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206 Mich. App. 644 (1994)
522 N.W.2d 703
Docket No. 156629.
Michigan Court of Appeals.
Submitted April 12, 1994, at Grand Rapids.
Decided September 6, 1994, at 9:45 A.M.
Buchanan & Bos (by Bradley K. Glazier and Gwen E. Buday), for the plaintiffs.
Cynthia Stoddard Fitzgerald and Cholette, Perkins & Buchanan (by Robert E. Attmore), for the defendant.
646*646 Before: MICHAEL J. KELLY, P.J., and HOOD and S.B. MILLER,[*] JJ.
MICHAEL J. KELLY, P.J.
Plaintiffs appeal as of right a circuit court order granting defendant's motion for summary disposition. We affirm in part and reverse in part.
Plaintiff Shirlee Michaels became affiliated with defendant Amway Corporation as a distributor in 1969. An Amway distributor's business grows by sponsoring other "down-line" distributors and thereby establishing a personal distribution network. Michaels sponsored plaintiff Joan Baker and her husband in 1975. The Bakers in turn sponsored Mary and Maurice VanDusen and Marlis and Donald Shamblin. In 1979, the VanDusens sponsored George and Barbara Simmons. In 1985, the Shamblins sponsored Lillian Cummings. The Simmonses and Cummings in turn each established their own networks of down-line distributors so that, by 1990, plaintiffs Michaels and Baker stood atop a large and lucrative pyramid of down-line distributors and operated their own sizeable Amway warehouses.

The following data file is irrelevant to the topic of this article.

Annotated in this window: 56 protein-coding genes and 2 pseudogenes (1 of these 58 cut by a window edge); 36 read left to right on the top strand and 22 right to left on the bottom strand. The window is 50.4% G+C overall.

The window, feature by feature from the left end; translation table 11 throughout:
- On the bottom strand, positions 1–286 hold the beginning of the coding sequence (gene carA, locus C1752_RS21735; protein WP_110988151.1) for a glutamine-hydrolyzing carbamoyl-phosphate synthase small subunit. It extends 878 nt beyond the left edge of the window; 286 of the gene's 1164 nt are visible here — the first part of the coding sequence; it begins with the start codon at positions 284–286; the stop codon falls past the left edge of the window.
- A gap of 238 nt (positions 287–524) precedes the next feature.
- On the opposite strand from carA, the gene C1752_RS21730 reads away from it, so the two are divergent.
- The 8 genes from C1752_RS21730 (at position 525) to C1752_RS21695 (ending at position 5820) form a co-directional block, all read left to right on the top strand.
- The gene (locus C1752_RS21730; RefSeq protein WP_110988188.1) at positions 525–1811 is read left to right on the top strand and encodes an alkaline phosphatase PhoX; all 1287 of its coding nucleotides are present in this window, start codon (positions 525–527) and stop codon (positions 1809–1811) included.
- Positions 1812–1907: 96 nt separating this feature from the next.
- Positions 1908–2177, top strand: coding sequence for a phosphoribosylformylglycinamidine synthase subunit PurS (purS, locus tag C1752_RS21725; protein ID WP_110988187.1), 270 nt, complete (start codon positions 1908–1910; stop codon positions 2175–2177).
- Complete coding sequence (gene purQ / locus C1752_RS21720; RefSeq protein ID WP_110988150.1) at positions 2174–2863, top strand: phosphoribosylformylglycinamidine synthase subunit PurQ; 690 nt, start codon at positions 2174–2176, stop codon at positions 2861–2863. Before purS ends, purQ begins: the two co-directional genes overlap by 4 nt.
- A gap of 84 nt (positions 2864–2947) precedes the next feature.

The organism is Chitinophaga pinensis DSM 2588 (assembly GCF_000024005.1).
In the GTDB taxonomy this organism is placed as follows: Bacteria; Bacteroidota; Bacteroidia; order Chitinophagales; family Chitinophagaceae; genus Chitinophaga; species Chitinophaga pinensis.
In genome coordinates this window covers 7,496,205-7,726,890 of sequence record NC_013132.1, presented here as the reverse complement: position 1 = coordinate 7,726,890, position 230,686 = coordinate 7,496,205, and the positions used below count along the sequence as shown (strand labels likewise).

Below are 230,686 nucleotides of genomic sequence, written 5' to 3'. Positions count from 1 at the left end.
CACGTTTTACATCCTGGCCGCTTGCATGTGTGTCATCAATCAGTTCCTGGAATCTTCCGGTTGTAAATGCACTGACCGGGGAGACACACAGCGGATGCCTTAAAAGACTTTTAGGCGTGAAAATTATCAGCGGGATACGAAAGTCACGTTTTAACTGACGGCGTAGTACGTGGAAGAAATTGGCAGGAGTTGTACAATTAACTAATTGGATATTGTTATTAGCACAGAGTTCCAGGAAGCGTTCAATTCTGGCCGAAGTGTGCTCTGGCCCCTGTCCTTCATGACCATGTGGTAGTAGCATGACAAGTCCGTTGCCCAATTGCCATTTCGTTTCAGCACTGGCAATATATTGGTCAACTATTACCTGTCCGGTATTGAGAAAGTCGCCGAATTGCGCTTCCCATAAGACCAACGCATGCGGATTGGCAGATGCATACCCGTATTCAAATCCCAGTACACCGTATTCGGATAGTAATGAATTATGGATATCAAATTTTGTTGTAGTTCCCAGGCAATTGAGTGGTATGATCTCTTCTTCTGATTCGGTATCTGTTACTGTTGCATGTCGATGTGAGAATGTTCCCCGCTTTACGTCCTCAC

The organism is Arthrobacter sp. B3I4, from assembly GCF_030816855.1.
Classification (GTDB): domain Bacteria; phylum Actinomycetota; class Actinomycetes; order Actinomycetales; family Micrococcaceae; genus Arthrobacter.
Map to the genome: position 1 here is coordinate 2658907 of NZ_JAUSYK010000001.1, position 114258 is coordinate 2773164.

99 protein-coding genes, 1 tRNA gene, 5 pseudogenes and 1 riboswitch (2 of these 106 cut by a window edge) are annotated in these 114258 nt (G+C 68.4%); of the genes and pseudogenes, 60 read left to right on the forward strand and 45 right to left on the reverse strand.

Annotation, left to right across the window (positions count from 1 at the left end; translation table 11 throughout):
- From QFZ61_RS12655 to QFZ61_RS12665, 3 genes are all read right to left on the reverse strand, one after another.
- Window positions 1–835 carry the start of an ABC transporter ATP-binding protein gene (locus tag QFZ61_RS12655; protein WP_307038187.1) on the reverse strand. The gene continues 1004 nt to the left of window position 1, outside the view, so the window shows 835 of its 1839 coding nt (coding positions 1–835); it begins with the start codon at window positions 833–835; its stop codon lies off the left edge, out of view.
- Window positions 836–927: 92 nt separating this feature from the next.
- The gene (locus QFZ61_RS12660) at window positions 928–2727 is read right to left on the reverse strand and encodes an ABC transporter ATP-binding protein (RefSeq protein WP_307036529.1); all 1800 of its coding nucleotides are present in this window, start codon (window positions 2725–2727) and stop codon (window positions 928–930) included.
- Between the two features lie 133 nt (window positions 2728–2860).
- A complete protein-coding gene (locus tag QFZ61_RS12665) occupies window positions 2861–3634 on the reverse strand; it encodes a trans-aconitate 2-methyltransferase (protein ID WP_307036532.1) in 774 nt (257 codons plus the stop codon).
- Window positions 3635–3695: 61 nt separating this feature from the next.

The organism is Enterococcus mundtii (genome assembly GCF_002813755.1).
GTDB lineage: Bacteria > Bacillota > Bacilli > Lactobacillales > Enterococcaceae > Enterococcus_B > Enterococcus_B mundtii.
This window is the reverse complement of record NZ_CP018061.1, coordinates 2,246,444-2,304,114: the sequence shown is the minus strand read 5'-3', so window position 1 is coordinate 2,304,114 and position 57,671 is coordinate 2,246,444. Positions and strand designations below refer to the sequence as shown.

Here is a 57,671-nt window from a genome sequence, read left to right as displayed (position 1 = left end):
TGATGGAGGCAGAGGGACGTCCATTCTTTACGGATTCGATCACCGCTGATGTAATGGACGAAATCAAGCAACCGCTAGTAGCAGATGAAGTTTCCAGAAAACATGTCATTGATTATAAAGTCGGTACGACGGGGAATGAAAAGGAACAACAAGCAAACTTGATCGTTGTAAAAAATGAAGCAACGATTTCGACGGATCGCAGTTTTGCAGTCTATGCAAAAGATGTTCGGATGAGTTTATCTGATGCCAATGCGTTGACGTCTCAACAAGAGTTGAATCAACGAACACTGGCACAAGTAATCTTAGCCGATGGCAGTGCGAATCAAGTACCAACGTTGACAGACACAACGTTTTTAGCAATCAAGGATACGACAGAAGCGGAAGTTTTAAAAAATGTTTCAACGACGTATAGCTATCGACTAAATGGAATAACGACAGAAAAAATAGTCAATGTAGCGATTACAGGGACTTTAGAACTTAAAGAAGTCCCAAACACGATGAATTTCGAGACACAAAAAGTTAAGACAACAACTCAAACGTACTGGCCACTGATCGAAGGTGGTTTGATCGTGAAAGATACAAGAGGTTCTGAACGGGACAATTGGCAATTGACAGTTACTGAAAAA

In 1983, the Bakers moved to Hong Kong and set up servicing agreements with several other high-level Amway distributors in order to ensure that their down-line distributors would have continuity of supply in their absence. One of those agreements was with Dick and Doreen Yost, who agreed to provide Amway products for the Simmonses and Cummings, among others. When the Bakers returned from Hong Kong in 1987, they terminated most of the servicing agreements, including 647*647 the agreement with the Yosts, and reopened their Amway warehouse.
The Bakers kept regular pickup hours at their warehouse from 3:00 P.M. to 5:00 P.M. on Mondays and Thursdays. They used these hours to discuss training and motivating of new distributors. The Bakers also maintained contact with their distributors by setting up lunch and dinner appointments with members of their distribution group.